Parents have a fiduciary responsibility to support their biological and adopted children. Federal child support laws require each state to have laws and guidelines regulating child support. In Arkansas, these guidelines are outlined in Administrative Order No. 10 and administered by the Arkansas Department of Finance and Administration Office of Child Support Enforcement (OCSE).
In Arkansas, custodial parents, non-custodial parents, and non-parental guardians can all seek an Order of Support. You can establish a claim via a number of avenues, including:
- Obtaining an order of support as part of a divorce decree and parenting plan
- Hiring a lawyer to initiate a child support claim
- Contacting OCSE and applying for services and paying the $25 fee
Arkansas calculates support based solely on the income of the obligor parent. Income is made up of:
- Wages, salary, commissions, tips, or bonuses
- Disability or unemployment
- Worker's compensation
- Self-employment income
- Pension or retirement income
The state does allow certain deductions from income, including:
- Federal taxes
- State income tax
- Medical insurance for dependent children
- Court-ordered support for other dependents
Support is then determined based on the Arkansas Family Support Chart, which accounts for weekly, bi-weekly, or monthly income as well as the number of children. If a parent has income exceeding the amounts listed on the chart, support is imputed as a percentage of income:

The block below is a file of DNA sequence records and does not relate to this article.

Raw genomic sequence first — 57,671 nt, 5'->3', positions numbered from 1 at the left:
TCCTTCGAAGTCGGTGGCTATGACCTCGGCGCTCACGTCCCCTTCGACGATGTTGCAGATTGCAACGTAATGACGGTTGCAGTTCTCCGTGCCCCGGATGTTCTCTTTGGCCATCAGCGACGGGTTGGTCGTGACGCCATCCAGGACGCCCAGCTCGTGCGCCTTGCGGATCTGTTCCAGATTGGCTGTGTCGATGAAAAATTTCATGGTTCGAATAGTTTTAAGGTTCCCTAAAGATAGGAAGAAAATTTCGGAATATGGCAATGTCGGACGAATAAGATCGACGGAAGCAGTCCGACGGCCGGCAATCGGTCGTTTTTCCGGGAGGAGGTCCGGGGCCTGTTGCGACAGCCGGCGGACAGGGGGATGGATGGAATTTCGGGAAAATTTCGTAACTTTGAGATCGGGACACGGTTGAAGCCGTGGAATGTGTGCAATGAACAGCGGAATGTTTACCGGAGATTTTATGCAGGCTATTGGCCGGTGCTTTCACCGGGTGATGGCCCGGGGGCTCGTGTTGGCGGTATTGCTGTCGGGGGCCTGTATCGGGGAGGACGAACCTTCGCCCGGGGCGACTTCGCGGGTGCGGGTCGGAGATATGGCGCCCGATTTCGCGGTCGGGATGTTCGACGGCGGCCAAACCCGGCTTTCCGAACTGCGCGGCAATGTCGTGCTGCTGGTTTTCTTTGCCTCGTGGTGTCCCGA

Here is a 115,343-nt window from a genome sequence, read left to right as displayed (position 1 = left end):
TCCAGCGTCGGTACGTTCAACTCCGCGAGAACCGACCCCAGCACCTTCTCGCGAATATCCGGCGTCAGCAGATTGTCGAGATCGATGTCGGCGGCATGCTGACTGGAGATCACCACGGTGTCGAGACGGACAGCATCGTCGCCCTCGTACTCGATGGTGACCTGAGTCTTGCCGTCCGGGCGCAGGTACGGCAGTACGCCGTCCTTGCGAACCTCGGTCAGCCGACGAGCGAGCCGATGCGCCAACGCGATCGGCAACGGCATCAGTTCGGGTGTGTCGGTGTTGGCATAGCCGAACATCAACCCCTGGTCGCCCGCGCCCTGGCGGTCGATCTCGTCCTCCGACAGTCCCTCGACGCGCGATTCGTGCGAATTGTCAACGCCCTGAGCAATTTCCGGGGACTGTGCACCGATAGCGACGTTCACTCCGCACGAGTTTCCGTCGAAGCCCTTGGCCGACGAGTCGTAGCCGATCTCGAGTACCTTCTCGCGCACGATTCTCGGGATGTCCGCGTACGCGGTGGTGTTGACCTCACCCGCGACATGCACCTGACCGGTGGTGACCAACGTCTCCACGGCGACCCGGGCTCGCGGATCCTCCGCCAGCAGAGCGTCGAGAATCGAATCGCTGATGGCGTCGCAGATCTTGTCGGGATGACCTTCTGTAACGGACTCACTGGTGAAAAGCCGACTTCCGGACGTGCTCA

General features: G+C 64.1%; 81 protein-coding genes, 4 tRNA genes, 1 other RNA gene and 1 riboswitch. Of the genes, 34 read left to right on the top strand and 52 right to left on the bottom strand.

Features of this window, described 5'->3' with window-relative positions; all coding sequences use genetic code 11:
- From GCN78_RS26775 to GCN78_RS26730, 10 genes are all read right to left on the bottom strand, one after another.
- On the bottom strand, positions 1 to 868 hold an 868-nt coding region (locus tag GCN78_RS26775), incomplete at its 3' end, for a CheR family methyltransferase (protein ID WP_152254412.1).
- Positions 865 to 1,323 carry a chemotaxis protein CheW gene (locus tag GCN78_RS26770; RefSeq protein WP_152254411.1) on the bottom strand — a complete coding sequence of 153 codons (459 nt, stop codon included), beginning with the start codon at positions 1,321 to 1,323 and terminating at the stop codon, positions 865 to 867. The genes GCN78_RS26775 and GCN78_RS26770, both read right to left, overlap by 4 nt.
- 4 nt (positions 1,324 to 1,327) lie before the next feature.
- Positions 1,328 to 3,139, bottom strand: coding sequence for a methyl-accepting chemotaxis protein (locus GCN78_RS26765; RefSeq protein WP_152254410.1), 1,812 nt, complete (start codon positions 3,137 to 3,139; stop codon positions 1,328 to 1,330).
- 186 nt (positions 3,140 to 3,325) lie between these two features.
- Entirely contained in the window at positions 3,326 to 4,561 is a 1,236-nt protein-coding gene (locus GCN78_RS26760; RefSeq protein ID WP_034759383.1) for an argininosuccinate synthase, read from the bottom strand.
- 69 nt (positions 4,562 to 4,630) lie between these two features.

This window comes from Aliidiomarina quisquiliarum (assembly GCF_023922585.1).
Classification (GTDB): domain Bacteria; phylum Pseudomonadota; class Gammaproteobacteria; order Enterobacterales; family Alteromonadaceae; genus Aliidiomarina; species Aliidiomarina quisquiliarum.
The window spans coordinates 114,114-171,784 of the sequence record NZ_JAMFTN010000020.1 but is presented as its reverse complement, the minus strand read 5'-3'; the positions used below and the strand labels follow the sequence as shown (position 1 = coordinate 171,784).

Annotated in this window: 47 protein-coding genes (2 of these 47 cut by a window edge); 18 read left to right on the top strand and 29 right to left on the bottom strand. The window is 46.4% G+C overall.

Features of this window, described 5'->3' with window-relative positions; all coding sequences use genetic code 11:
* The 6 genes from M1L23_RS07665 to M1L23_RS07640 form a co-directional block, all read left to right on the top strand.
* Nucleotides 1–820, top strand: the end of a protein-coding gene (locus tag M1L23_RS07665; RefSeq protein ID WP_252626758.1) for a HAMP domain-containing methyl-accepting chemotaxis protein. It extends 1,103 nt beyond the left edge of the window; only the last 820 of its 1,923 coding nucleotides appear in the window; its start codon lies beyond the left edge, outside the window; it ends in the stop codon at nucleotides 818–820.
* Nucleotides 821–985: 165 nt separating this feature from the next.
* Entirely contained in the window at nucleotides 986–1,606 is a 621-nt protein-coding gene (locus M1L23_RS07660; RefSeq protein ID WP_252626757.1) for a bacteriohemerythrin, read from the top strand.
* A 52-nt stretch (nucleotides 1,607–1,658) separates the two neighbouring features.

- 15 percent for one child
- 21 percent for two children
- 25 percent for three children
- 28 percent for four children
- 30 percent for five children
- 32 percent for six or more children
Self-employment income is imputed based upon the previous year's tax documentation. In some cases, income may also be imputed as being higher if the payer is voluntarily under or unemployed.
Health Care Insurance
Health care insurance requirements are issued with the order of support, but are considered separate from the support payment amount. Each parent may be required to provide health insurance if it is available at a reasonable cost.
In some cases, the court may allow deviations from standard support. Allowable grounds for deviation may include relevant factors such as food, shelter, clothing, education, health care costs, child custody arrangements, accustomed standard of living, educational costs, and work-related childcare.
Abatement for Extended Visitation
If the non-custodial parent enjoys a court-ordered institution of longer than 14 days, he or she may seek an abatement of support for that period, which will be pro-rated over the course of a year's payments.
Arkansas requires that all support modifications be signed by a judge. Either parent can request a review from the OCSE every 36 months. However, parents may request a review within the 36-month time limit if there is a change in the non-custodial parent's income of 20 percent or more than $100 per month.
Collection and Distribution
All child support payments are made through the Arkansas Child Support Clearinghouse. Payments can be made via payroll deduction, check, credit card, Western Union, or Internet. Custodial parents or guardians can receive payments via direct deposit or on a ReliaCard debit card.
Support terminates when the child turns 18 and graduates from high school, when the child becomes emancipated, or when physical custody changes. The non-custodial parent (payer) must seek to have payments terminated by contacting the Arkansas Child Support Clearinghouse.
For More Information
Further information about child support is available on the OCSE website, or contact an attorney who specializes in child support.